level 4

He became a US senator

level 5
186 points · 2 months ago

Well don’t leave us hanging!

level 6
283 points · 2 months ago

He died in 2014 and he was 89

level 7

Well don’t leave us hanging!

level 8

Lucky the Vietnamese didn't leave him hanging

level 9
138 points · 2 months ago

Well don't leave u-- oh wait are we done here?

level 10

:/ all good things must come to an end

2 more replies

2 more replies

3 more replies

level 2

And became a Senator!

level 3

He lived until he was 89!

level 4

1.650796e+136? That's a lot!

1 more reply

level 2

That war hero became a senator and unfortunately passed in 2014. The story of his torture makes me sick.

level 3

Unfortunately? I mean dude was almost 90 so idk if its necessarily unfortunate

level 4
16 points · 2 months ago

Unfortunate for the world that a hero like him is no longer with us

14 more replies

5 more replies

level 1
655 points · 2 months ago

I remember this. During the Vietnam years, you could buy POW bracelets. They listed the names of POWS captured. We all wore them. I lived and breathed those stories. Later we read of the torture and years of imprisonment that somehow some survived. Later in the military, I met men who knew those stories and lived them. John McCain was also a POW and Rear Admiral Denton was the POW commanding officer at the Hanoi Hilton. If you have not read of this terrible place, please do.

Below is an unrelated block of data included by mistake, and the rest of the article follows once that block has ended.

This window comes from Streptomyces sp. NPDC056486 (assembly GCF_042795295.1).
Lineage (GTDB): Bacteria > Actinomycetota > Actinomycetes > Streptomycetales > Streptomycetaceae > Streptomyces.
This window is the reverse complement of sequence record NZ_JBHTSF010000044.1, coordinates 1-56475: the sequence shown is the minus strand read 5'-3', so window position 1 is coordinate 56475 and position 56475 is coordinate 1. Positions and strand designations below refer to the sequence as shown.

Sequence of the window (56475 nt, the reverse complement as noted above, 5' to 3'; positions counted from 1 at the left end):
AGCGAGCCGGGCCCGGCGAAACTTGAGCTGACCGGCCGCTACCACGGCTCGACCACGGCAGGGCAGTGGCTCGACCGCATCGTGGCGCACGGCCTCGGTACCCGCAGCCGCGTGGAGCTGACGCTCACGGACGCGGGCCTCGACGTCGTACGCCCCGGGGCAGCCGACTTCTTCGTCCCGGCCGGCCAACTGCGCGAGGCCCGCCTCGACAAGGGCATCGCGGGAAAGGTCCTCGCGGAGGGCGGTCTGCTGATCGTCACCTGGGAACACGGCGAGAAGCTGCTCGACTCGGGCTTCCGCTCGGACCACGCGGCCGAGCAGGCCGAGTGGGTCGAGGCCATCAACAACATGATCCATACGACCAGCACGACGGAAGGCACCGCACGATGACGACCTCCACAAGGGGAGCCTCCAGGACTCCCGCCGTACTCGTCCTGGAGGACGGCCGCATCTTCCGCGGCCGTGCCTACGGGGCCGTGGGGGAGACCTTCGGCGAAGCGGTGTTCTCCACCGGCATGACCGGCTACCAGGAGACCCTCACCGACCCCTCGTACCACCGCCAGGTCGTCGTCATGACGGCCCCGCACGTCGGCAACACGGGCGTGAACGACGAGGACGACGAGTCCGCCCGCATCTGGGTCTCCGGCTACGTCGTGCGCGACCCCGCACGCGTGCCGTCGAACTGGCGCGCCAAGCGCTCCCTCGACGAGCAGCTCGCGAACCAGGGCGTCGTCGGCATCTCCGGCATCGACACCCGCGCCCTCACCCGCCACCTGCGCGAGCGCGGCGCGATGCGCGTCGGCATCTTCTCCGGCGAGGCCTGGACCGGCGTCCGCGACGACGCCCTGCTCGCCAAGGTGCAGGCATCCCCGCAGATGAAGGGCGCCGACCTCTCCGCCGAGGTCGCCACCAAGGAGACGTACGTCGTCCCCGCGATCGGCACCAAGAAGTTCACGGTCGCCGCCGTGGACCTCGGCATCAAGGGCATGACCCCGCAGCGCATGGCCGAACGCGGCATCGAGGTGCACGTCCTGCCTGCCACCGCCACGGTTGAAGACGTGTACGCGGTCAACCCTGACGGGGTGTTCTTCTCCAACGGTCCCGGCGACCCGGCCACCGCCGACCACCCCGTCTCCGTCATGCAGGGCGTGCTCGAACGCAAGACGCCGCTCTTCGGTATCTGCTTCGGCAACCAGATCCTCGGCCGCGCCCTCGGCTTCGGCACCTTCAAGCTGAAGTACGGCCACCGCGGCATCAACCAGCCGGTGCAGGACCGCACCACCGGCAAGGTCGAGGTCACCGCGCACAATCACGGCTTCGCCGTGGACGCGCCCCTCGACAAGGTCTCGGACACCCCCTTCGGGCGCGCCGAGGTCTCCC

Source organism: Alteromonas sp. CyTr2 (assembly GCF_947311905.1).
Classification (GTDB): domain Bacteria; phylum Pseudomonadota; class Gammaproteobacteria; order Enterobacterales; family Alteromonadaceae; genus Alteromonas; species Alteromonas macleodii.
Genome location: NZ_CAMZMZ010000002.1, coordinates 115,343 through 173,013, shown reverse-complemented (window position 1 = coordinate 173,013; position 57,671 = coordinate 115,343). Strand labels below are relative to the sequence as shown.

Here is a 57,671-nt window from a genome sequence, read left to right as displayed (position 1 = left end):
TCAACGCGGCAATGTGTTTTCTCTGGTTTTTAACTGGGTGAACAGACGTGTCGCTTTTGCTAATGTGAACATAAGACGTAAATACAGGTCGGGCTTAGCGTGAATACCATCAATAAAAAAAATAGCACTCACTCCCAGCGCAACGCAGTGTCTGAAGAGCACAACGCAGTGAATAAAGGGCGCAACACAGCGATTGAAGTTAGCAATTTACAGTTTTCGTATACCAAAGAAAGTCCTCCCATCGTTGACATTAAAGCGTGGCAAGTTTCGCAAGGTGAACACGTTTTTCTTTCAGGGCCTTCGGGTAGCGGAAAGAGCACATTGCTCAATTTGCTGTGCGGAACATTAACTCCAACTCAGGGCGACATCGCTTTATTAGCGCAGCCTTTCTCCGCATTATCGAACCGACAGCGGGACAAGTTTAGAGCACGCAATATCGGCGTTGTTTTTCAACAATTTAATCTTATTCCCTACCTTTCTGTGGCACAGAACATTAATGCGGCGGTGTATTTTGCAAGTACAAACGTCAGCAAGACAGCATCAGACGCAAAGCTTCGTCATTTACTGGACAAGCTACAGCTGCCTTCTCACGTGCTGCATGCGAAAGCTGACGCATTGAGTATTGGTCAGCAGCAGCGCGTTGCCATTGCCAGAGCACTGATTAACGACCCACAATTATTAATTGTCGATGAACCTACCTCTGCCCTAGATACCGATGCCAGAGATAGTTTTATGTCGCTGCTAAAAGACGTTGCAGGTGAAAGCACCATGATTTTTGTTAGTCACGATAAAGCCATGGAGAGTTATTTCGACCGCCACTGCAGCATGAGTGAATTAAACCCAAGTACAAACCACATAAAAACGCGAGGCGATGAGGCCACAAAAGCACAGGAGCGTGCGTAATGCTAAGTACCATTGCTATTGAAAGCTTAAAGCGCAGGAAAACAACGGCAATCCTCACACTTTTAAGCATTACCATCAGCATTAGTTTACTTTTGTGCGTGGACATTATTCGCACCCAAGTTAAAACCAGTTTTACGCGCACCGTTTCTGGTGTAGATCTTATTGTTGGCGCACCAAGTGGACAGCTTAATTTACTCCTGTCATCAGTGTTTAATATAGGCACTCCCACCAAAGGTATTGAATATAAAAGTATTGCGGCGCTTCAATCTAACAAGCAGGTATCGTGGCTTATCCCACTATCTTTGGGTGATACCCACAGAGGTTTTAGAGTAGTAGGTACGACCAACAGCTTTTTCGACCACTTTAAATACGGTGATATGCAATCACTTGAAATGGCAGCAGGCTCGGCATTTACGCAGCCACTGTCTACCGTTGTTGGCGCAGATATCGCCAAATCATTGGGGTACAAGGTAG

level 2

Funny/scary/sad story: I spent two weeks in northern Vietnam two years ago. We had a 25ish year old tour guide who had been through government approved classes to be a guide. We were at the American War Museum in Hanoi and he started telling us about the POWs. He talked about the capture of "great American hero John McCain" and then said a sentence burned into my brain broken english and all:

"we treated American prisoners very well. They love their time here so much they think they are in hotel! They call it 'Hanoi Hilton'!"

My jaw hit the floor. I'd seen communist propaganda around Hanoi, and we were about to go visit Ho Chi Minh's preserved body, but that was the moment I realized just how intact the propaganda machine still is in Hanoi. He was our guide for 2 more days after that and ended up saying a number of things that provided an interesting perspective on the war, vietnamese history and the country on the whole, but that was the moment I realized anything he told us was through the lens of his government sponsored education.

level 3
104 points · 2 months ago

In the war museum in Ho Chi Minh City the USA are clearly portrayed as the evil side. As they say, history is written by victors. Still, the USA committed atrocities though during the Vietnam way, leveling everything with agent orange seems excessive

level 4